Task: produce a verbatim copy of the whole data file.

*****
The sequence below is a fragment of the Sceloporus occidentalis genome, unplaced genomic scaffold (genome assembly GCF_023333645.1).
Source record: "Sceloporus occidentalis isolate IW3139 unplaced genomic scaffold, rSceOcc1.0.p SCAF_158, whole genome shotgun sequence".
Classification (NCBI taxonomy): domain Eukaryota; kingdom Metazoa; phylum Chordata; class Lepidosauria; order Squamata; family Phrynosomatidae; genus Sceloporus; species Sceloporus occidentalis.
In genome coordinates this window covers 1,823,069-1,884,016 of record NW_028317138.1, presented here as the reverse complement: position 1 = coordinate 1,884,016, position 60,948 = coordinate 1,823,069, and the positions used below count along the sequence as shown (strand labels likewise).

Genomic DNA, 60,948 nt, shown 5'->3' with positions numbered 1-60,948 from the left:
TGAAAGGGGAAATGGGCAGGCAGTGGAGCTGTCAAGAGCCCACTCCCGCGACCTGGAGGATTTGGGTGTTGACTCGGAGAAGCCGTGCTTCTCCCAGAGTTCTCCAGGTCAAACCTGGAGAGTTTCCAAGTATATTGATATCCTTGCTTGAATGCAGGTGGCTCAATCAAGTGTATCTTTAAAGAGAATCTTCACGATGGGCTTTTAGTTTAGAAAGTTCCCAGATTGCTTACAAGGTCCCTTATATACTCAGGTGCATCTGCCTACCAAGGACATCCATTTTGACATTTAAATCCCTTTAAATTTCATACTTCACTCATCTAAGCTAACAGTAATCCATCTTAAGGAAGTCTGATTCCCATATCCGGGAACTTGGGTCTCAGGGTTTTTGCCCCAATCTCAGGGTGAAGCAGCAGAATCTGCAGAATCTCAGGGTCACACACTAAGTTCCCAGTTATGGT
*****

The sequence below is a fragment of the Sceloporus occidentalis genome, unplaced genomic scaffold (genome assembly GCF_023333645.1).
Source record: "Sceloporus occidentalis isolate IW3139 unplaced genomic scaffold, rSceOcc1.0.p SCAF_158, whole genome shotgun sequence".
Classification (NCBI taxonomy): domain Eukaryota; kingdom Metazoa; phylum Chordata; class Lepidosauria; order Squamata; family Phrynosomatidae; genus Sceloporus; species Sceloporus occidentalis.
In genome coordinates this window covers 1,823,069-1,884,016 of record NW_028317138.1, presented here as the reverse complement: position 1 = coordinate 1,884,016, position 60,948 = coordinate 1,823,069, and the positions used below count along the sequence as shown (strand labels likewise).

Genomic DNA, 60,948 nt, shown 5'->3' with positions numbered 1-60,948 from the left:
TGAAAGGGGAAATGGGCAGGCAGTGGAGCTGTCAAGAGCCCACTCCCGCGACCTGGAGGATTTGGGTGTTGACTCGGAGAAGCCGTGCTTCTCCCAGAGTTCTCCAGGTCAAACCTGGAGAGTTTCCAAGTATATTGATATCCTTGCTTGAATGCAGGTGGCTCAATCAAGTGTATCTTTAAAGAGAATCTTCACGATGGGCTTTTAGTTTAGAAAGTTCCCAGATTGCTTACAAGGTCCCTTATATACTCAGGTGCATCTGCCTACCAAGGACATCCATTTTGACATTTAAATCCCTTTAAATTTCATACTTCACTCATCTAAGCTAACAGTAATCCATCTTAAGGAAGTCTGATTCCCATATCCGGGAACTTGGGTCTCAGGGTTTTTGCCCCAATCTCAGGGTGAAGCAGCAGAATCTGCAGAATCTCAGGGTCACACACTAAGTTCCCAGTTATGGT